What’s in a name?
A lot, according to the president of The Henry Ford in Dearborn, which has officially changed the name of its museum to the Henry Ford Museum of American Innovation.
“This has been in the works for years,” said Patricia Mooradian, who’s headed the celebrated indoor and outdoor educational complex for the past 17 years.
“There are lots of museums that feature certain aspects of innovation,” she added, “but our entire collection speaks to innovation, and that really sets us apart.” Adding the words “American Innovation” to the museum title, she noted, “clearly defines its focus.”
Part of the impetus came from surveys that revealed many visitors were foggy on the museum’s purpose.
While Michigan residents are usually in the know, Mooradian said, 35 percent of the 1.8 million visitors annually come from out of state or abroad.
“When we interviewed them,” she added, “a large majority said they thought the museum was all about Henry Ford, the man, or just the automobile.”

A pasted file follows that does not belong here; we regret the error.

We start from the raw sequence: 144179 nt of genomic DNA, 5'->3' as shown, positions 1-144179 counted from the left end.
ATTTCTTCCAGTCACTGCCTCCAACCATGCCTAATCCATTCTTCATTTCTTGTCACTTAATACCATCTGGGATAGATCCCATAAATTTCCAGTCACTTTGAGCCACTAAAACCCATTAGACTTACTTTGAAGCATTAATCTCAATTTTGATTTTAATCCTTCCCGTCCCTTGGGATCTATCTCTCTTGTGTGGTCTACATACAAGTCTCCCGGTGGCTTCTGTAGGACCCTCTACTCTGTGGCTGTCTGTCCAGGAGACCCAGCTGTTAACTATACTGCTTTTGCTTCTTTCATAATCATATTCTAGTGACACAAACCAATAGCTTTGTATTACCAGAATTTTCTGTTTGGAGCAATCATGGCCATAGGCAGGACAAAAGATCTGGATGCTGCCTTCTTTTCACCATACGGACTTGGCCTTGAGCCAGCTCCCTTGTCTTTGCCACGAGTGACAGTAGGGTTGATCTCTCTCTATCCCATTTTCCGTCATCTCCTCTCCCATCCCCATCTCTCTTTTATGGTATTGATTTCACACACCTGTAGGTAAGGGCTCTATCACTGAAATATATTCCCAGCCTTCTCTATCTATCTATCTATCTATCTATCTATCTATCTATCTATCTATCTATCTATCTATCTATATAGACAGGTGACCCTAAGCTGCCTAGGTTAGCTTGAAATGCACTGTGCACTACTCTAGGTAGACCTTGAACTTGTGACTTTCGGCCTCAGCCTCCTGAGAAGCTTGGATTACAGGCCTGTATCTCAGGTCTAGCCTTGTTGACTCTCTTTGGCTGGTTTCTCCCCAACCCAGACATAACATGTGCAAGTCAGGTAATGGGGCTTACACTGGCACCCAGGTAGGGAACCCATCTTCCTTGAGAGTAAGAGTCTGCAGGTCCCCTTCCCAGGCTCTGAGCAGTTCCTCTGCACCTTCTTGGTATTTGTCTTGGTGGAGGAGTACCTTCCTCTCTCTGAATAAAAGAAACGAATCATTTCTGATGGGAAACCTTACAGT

It’s the second rebranding the 88-year-old institution has undergone in recent years.
In 2003, all the constituent parts of the Dearborn campus — the museum, Greenfield Village and the Ford Rouge Factory Tour — were grouped together under the rubric, The Henry Ford.
The new name for what we used to simply call the Henry Ford Museum also dovetails nicely with the PBS show, “The Henry Ford’s Innovation Nation,” which airs Saturdays nationwide on CBS-TV.
In Detroit, you can catch the half-hour program hosted by reporter and humorist Mo Rocca at 8 a.m. on the network’s local affiliate, Channel 62.
In part because of that exposure, Mooradian added, annual attendance increased by 200,000 visitors a year from 2014-2016.
The museum also announced it will deepen its commitment to spurring curiosity in schoolchildren by partnering with the STEMIE Coalition, as well as education-content provider Pearson, which produces textbooks and course curricula.
The former sponsors the Invention Convention and Entrepreneurship Expo, aimed at students in grades K-12, which will now come to Michigan for the first time.